To rotate a $2\times2$ matrix by $180$ degrees around the center point, I have the following formula:

$PAP$ = Rotated Matrix, where

$$P =\begin{bmatrix} 0 & 1\\ 1 & 0 \end{bmatrix}$$

$$A= \begin{bmatrix} a & b\\ c & d \end{bmatrix}$$

And the resulting matrix will equal \begin{bmatrix} d & c\\ b & a \end{bmatrix}

I need to have this in the form of: $AP$ = Rotated matrix.

How would I get it to this form?


There is no such $2 \times 2$ matrix $P$ which will do what you want for a general $A$. This is because you need to rearrange both the rows and columns and so need a matrix action on the left and on the right. To see this explicitly, define $$P = \left[\begin{array}{cc} p_1 & p_2 \\ p_3 & p_4 \end{array} \right] $$

Compute $AP$ and notice there is never an $a$ term which appears on the bottom row.

Edit for the case where $a,b,c,d$ are fixed variables and we can write $P$ in terms of them:

If $A$ is invertible, $$P = A^{-1}B$$ where $B$ is the rotated form of $A$. If you don't care about singular matrices (since most matrices are non-singular), then just use this. Otherwise expand out $AP$ as I mentioned before and find values for $P$ which will make it work, if possible.

  • $\begingroup$ Ok, thanks for the help :/ Is there any chance that I have misunderstood the question in my example sheet? This is what it looks like here: i48.tinypic.com/23h3tl0.jpg $\endgroup$ – Taylor Dale Mar 13 '13 at 0:37
  • $\begingroup$ Ah, it seems as though you are to construct the matrix $T$ where the coefficients $a, b, c, d$ are fixed. In that case you are solving a linear system of $4$ equations with $4$ unknowns and so you can solve for $P$. $\endgroup$ – muzzlator Mar 13 '13 at 0:44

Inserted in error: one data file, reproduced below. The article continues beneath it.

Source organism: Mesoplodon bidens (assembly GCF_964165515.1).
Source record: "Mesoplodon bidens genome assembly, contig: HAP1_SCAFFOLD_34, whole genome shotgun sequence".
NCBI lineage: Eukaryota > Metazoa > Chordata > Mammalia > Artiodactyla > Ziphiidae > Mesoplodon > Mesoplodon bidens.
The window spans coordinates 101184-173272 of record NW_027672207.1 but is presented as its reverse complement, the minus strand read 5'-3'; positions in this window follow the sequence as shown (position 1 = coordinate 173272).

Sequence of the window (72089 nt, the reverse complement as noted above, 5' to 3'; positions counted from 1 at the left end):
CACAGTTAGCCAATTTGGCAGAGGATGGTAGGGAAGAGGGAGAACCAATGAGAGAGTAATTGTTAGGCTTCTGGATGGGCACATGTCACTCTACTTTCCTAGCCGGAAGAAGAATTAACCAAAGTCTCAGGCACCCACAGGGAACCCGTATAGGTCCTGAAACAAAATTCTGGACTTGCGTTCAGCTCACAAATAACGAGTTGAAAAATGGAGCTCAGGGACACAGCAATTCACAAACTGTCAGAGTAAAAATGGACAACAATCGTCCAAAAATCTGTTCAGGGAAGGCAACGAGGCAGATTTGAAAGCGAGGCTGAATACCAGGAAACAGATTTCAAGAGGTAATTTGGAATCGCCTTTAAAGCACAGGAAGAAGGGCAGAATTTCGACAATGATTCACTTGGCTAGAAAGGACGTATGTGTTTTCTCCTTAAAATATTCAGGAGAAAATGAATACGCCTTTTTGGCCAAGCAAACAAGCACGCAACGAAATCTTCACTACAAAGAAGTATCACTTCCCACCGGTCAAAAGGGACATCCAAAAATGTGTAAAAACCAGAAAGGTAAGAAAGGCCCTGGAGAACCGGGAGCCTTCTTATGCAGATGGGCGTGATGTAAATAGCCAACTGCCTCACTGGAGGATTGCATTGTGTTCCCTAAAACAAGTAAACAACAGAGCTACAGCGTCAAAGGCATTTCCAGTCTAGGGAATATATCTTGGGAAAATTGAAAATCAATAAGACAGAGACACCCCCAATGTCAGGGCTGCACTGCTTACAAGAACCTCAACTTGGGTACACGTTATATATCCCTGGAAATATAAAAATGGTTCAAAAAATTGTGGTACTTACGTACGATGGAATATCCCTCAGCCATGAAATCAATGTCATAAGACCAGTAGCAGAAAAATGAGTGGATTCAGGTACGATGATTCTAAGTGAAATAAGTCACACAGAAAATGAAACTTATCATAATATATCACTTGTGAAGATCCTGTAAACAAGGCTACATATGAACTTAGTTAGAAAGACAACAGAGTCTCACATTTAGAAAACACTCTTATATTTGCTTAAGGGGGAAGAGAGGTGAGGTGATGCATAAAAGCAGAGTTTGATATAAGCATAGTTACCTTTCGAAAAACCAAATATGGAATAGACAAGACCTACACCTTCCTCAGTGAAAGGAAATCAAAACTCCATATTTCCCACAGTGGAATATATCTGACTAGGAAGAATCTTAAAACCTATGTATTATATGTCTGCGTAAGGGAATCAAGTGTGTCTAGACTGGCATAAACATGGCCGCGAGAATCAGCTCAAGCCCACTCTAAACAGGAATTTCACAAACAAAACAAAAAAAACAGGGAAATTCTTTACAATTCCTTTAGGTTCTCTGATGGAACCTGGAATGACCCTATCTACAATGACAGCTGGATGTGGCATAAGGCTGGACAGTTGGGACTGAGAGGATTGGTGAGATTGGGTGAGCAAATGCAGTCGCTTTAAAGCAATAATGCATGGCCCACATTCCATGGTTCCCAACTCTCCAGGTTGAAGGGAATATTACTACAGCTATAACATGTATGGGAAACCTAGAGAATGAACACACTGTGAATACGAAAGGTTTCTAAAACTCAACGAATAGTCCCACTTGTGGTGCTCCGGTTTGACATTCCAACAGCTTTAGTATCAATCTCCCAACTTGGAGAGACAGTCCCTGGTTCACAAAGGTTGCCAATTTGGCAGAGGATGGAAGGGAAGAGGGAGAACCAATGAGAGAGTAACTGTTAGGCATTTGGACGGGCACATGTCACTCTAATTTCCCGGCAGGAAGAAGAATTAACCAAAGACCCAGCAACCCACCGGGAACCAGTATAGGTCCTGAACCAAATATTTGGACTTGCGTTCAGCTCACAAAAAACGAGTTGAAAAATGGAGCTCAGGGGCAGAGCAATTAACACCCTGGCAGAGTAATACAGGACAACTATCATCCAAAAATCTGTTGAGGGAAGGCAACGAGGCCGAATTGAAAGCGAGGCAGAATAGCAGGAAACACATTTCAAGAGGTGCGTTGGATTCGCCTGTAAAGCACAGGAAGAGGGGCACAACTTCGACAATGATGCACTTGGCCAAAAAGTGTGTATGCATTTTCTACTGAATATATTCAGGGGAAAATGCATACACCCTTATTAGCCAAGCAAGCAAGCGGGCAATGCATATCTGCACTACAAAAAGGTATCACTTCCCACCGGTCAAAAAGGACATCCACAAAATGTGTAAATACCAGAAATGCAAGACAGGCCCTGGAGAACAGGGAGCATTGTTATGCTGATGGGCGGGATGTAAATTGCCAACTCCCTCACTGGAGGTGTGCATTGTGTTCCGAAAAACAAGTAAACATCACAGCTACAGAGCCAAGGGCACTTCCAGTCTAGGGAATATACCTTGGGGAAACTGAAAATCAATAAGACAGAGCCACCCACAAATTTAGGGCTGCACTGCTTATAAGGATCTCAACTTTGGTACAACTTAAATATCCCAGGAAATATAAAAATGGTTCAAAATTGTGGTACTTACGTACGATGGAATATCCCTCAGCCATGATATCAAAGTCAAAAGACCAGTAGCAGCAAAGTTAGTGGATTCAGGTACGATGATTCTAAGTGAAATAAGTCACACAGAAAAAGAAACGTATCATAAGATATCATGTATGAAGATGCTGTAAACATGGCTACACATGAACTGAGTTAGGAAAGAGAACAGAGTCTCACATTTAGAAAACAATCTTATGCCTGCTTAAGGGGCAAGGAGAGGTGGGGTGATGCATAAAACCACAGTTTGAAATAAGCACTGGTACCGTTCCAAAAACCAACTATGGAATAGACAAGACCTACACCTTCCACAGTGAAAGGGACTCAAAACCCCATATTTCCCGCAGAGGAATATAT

• $\begingroup$ @Taylor: I wish you'd posted that link in your other question! Sorry that my answer here wasn't enough to help you. $\endgroup$ – Cameron Buie Mar 13 '13 at 0:52

The example sheet asks for a matrix $T$ so that $AT=B$ where $A$ is $[[a,b],[c,d]]$ and $B=[[d,c],[b,a]].$ (writing 2x2 matrices as [[row1],[row2]]. Also the example sheet doesn't say that your matrix $[[0,1],[1,0]]$ needs to be involved in the matrix $T$ you're looking for.

Now note that $AT=B$ becomes $T=A^{-1}B$ when both sides are multiplied on the left by $A^{-1}.$ This makes it clear that for a solution $T$ to exist you need $A$ to be invertible, that is the determinant $ad-bc \ne 0.$ It also makes it clear that, if such a matrix $T$ exists, its entries are uniquely determined, provided $A$ is invertible.

Calculating $T$ by this formula $T=A^{-1}B$ then gives $T=[[p,q],[r,s]]$ where, using $D=ad-bc$ to abbreviate the determinant of $A$, we have $$p=(-b^2+d^2)/D,\ q=(-ab+cd)/D,\\ r=(ab-cd)/D,\ s=(a^2-c^2)/D.$$
Of course it is natural that $T$ has coefficients depending on those of the matrices $A,B$ since they were used to calculate $T$. This makes one wonder why bother computing $T$ at all, since in a program it would be simpler to just rearrange the entries of a given matrix $A$, rather than come up with a matrix $T$ which can only be computed if you already know the "rotated" matrix $B$.


There are matrices $A$ for which no such $P$ exists. For example, if $$A=\left[\begin{array}{cc}0 & 0\\c & d\end{array}\right]$$ for some $c,d$ not both $0$, then for any $$P=\left[\begin{array}{cc}\alpha & \beta\\\gamma & \delta\end{array}\right]$$ we have $$AP=\left[\begin{array}{cc}0 & 0\\c\alpha+d\gamma & c\beta+d\delta\end{array}\right]\neq\left[\begin{array}{cc}d & c\\0 & 0\end{array}\right].$$

Our problem, then, is worse than the impossible task of trying to find a single matrix $P$ that rotates all matrices $A$ in this way--sometimes, we can't even rotate a given matrix like this.


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